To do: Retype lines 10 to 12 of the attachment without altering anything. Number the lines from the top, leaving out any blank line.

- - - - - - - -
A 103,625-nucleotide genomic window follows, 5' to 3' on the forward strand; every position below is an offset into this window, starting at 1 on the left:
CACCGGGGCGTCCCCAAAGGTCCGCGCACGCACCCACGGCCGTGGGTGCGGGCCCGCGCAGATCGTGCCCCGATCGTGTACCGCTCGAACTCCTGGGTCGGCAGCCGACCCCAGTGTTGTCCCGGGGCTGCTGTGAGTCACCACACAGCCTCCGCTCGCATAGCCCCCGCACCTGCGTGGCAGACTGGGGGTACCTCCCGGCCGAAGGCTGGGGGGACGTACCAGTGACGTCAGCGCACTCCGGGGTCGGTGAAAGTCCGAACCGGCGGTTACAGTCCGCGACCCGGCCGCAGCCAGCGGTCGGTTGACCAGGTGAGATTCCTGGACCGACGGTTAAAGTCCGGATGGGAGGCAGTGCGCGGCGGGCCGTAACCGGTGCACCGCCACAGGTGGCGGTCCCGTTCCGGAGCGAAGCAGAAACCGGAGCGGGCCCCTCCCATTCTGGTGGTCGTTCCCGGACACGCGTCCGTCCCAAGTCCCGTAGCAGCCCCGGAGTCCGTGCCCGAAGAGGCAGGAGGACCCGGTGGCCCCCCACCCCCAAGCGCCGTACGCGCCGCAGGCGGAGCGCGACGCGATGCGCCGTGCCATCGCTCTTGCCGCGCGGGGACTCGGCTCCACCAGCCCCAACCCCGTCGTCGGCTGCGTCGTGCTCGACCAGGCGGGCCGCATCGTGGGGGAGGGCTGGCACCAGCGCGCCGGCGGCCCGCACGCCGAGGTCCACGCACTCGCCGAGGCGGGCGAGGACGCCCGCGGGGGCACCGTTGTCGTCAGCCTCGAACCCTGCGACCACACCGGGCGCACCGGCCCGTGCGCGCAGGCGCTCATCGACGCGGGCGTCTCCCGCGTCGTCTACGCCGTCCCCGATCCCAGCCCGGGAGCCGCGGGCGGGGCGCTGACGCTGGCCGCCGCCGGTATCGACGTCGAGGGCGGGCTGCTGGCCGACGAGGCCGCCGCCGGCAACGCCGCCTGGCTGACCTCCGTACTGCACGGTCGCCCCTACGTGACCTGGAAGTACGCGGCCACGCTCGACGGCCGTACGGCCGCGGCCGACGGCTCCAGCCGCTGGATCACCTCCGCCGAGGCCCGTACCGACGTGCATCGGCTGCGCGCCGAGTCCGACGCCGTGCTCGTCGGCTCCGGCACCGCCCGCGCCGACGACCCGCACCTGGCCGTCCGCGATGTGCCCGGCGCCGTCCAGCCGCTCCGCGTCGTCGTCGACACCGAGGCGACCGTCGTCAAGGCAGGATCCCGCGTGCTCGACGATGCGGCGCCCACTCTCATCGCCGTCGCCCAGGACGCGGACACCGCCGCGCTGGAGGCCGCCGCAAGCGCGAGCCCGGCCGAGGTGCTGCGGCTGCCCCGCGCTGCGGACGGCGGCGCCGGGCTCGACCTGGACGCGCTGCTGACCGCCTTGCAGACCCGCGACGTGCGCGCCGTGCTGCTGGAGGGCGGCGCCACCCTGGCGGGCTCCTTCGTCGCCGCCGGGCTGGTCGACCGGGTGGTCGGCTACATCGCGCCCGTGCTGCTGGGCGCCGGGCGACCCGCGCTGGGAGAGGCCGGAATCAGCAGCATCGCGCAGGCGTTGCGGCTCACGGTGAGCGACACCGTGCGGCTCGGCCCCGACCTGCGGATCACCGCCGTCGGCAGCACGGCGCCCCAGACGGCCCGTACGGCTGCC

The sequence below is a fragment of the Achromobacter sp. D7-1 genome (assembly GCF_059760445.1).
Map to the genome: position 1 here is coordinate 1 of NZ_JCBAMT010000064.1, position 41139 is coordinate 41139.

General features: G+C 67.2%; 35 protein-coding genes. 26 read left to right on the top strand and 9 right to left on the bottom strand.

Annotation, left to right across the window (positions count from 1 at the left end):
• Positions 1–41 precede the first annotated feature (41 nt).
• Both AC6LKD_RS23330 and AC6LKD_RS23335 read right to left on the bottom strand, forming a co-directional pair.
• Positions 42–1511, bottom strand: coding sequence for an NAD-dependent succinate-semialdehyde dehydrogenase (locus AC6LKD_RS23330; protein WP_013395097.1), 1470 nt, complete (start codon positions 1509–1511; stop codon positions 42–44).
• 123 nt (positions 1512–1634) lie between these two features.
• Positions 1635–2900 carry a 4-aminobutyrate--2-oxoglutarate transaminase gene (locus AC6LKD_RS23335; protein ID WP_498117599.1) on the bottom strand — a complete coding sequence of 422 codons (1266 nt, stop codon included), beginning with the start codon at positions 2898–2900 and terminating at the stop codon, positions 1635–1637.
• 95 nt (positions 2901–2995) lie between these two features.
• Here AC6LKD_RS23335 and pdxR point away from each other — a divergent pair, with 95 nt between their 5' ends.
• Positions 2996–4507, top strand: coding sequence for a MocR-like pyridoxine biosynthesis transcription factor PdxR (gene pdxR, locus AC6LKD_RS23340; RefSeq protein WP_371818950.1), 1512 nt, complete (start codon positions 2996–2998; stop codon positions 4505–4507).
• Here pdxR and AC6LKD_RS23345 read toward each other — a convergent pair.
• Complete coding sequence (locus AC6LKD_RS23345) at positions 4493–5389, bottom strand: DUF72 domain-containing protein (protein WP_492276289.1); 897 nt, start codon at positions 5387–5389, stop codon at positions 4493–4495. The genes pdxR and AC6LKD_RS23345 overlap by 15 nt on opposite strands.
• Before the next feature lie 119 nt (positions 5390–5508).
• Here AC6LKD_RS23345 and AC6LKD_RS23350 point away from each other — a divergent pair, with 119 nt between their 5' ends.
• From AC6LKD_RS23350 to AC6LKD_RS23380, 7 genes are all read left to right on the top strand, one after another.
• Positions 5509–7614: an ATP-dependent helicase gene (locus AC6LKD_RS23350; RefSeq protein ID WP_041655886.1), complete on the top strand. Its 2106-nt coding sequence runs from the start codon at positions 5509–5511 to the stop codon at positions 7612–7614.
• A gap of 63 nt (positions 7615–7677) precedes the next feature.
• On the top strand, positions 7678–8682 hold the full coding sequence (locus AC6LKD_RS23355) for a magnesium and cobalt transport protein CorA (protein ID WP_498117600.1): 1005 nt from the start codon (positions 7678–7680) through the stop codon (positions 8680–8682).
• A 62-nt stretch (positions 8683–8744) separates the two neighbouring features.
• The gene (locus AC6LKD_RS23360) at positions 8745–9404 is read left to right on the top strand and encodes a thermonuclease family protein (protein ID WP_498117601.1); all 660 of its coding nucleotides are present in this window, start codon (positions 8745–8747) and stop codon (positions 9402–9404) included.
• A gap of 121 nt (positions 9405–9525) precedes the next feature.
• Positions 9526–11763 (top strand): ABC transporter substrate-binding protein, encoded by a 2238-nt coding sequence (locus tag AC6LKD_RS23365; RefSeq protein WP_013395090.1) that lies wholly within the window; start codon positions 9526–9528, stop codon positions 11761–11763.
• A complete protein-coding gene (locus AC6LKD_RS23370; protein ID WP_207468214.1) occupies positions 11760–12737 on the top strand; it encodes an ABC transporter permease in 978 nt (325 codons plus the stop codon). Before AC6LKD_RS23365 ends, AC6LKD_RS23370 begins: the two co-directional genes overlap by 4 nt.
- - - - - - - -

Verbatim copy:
• 123 nt (positions 1512–1634) lie between these two features.
• Positions 1635–2900 carry a 4-aminobutyrate--2-oxoglutarate transaminase gene (locus AC6LKD_RS23335; protein ID WP_498117599.1) on the bottom strand — a complete coding sequence of 422 codons (1266 nt, stop codon included), beginning with the start codon at positions 2898–2900 and terminating at the stop codon, positions 1635–1637.
• 95 nt (positions 2901–2995) lie between these two features.